Norton discussed the details of the project at the annual conference of the Consortium for Scenario Planning. Central to the process was the identification of three “climate futures.” Researchers created the scenarios, based on a 20- to 50-year planning horizon, by using easily available data, including historic water level data and FEMA maps, and basic GIS analysis. In the “lucky” future, water levels remain low and the community experiences one 50-year storm (as classified by FEMA). The “expected” future assumes average water levels and one 100-year storm. The “perfect storm” scenario is characterized by high water levels and a 500-year storm.

“The process helped people understand that we weren’t just looking at the worst-case scenario,” Jennifer Howland, community development manager for the City of Grand Haven, said.

As a next step, the cross-sector team drew on a variety of off-the-shelf data related to planning and development to outline three options for how the local governments could respond in each climate future. In one scenario, the governments maintained existing structures. In a second, residents were permitted to build out based on what current zoning allows. A third option incorporated a series of best management practices (BMPs), ranging from setbacks in nearshore zones to restrictions on building within wetlands. Combining the climate futures and management options, the researchers presented nine scenarios for local officials and residents to consider. They shared the fiscal, environmental, and land use impacts of each scenario.

As part of the scenario planning process, consultants and local officials developed nine futures for communities to consider. Credit: Richard Norton, as presented at the Consortium for Scenario Planning annual conference.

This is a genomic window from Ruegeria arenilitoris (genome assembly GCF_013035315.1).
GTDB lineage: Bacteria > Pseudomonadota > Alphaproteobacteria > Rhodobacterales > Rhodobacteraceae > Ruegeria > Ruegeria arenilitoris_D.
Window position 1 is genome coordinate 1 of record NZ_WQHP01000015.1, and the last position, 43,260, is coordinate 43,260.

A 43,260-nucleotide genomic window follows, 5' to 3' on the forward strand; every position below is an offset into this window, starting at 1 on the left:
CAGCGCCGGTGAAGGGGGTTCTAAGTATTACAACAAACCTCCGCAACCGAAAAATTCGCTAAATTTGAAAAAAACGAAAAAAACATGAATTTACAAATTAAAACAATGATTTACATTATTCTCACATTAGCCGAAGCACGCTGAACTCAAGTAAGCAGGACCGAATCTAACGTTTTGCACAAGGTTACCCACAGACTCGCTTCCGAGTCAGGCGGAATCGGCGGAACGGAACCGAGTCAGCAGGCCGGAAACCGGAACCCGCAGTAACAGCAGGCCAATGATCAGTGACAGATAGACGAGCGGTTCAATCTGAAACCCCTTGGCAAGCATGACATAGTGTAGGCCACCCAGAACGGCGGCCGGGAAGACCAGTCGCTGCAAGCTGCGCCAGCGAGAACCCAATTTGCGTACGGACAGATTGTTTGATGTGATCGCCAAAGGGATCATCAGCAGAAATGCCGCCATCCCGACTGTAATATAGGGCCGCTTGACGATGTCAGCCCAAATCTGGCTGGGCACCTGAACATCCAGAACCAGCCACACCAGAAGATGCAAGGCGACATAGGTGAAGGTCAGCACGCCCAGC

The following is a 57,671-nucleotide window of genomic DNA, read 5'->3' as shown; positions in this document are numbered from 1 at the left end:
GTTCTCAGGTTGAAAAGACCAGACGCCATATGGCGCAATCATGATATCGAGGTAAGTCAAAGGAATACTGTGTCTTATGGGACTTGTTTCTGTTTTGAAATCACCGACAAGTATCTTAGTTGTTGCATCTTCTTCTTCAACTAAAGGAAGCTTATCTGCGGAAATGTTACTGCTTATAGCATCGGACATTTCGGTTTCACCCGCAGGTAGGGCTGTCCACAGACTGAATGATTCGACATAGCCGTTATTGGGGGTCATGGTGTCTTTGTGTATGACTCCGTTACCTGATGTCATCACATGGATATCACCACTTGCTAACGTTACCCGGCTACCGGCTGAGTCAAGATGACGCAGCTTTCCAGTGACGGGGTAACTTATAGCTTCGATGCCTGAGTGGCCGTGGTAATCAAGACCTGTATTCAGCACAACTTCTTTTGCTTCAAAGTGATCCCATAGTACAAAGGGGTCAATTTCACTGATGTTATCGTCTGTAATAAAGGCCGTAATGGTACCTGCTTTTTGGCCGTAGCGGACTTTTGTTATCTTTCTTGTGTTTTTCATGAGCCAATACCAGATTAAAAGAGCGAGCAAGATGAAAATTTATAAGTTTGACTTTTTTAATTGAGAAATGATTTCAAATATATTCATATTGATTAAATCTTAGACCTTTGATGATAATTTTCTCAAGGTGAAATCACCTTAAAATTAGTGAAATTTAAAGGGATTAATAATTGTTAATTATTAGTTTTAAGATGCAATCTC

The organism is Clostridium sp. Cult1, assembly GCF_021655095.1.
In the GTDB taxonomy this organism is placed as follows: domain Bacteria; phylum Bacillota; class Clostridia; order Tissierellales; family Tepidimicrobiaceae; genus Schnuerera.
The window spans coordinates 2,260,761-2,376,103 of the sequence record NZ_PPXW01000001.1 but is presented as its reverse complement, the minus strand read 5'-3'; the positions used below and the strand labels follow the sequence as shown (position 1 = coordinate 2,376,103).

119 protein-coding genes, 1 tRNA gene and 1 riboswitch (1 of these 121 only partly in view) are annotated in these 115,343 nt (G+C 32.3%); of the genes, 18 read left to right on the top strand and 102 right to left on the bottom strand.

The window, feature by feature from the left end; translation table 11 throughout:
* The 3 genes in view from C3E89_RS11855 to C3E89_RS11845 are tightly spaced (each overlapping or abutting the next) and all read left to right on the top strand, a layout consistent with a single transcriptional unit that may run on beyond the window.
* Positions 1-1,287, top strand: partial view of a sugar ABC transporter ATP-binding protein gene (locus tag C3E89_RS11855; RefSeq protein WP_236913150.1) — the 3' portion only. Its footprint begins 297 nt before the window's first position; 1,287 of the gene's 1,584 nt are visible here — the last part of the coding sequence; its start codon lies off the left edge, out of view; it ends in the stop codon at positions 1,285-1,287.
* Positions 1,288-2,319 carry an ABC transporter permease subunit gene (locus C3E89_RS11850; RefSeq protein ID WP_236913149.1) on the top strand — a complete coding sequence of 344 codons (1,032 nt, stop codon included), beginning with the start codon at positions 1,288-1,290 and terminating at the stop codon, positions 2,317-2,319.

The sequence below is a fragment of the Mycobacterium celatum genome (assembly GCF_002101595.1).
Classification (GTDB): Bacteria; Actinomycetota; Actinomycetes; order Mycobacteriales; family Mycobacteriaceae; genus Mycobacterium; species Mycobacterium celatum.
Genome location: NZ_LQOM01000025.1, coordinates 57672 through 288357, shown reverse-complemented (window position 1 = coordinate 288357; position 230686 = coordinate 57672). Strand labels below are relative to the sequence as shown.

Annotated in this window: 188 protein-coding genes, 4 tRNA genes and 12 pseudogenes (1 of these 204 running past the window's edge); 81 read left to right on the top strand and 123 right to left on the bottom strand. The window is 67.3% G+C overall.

In the City of Grand Haven’s “lucky” future, for example, if residents continue to build out under current zoning regulations, 207 structures will be damaged. If residents adopt BMPs, this number falls to 59.

A “lucky” future in which the Township builds out under the current zoning regulations results in $11.6 million in potential damages in areas that currently house properties bringing in $194,015 in net annual revenue. In the “perfect storm” scenario, building out under current zoning regulations results in $89 million in potential damages in areas that hold properties bringing in $358,000 in annual tax revenue.

Researchers also calculated the discrepancy between the land area designated as high-risk erosion areas by the state and the land area that they calculated would be inundated in the three climate futures. The land area identified by the state was much smaller than the land area identified as high-risk areas by researchers, highlighting the important role these local governments can play in filling the gap.

“When we first presented the materials, there were looks of shock and surprise, but once people processed the information and understood that these are reasonable futures we should be thinking about, there was less opposition,” Norton said. “If we had just gone straight to announcing setbacks, that would have been hugely controversial.”

Local officials also used other strategies to help the conversations along. Howland emphasized that science-based maps and aerial images of historic shorelines made the analysis more poignant for residents. Stacey Fedewa, community development director for Grand Haven Charter Township, said focusing on the weather-related impacts of climate change was an effective way to bring the global issue to the local level.

“If we flood from a big storm, we will be without power, the roads will be flooded, the businesses will be shut down,” Fedewa said. “Trucks wouldn’t be able to enter. If we are able to bounce back faster by being resilient, businesses shut down less, employees come back to work sooner than they would have otherwise.”

The sessions were also important in demonstrating that building close to the shore and using armoring measures such as seawalls and riprap can create long-term damage to natural beaches. This “stop nature” inclination, as Norton calls it, is exacerbating erosion of adjacent beaches and contributing to the annual foot of shoreline erosion in high risk erosion areas.

In 2018, the City of Grand Haven adopted a beach overlay district. Shoreline protection measures are restricted lakeward of the line. Credit: City of Grand Haven.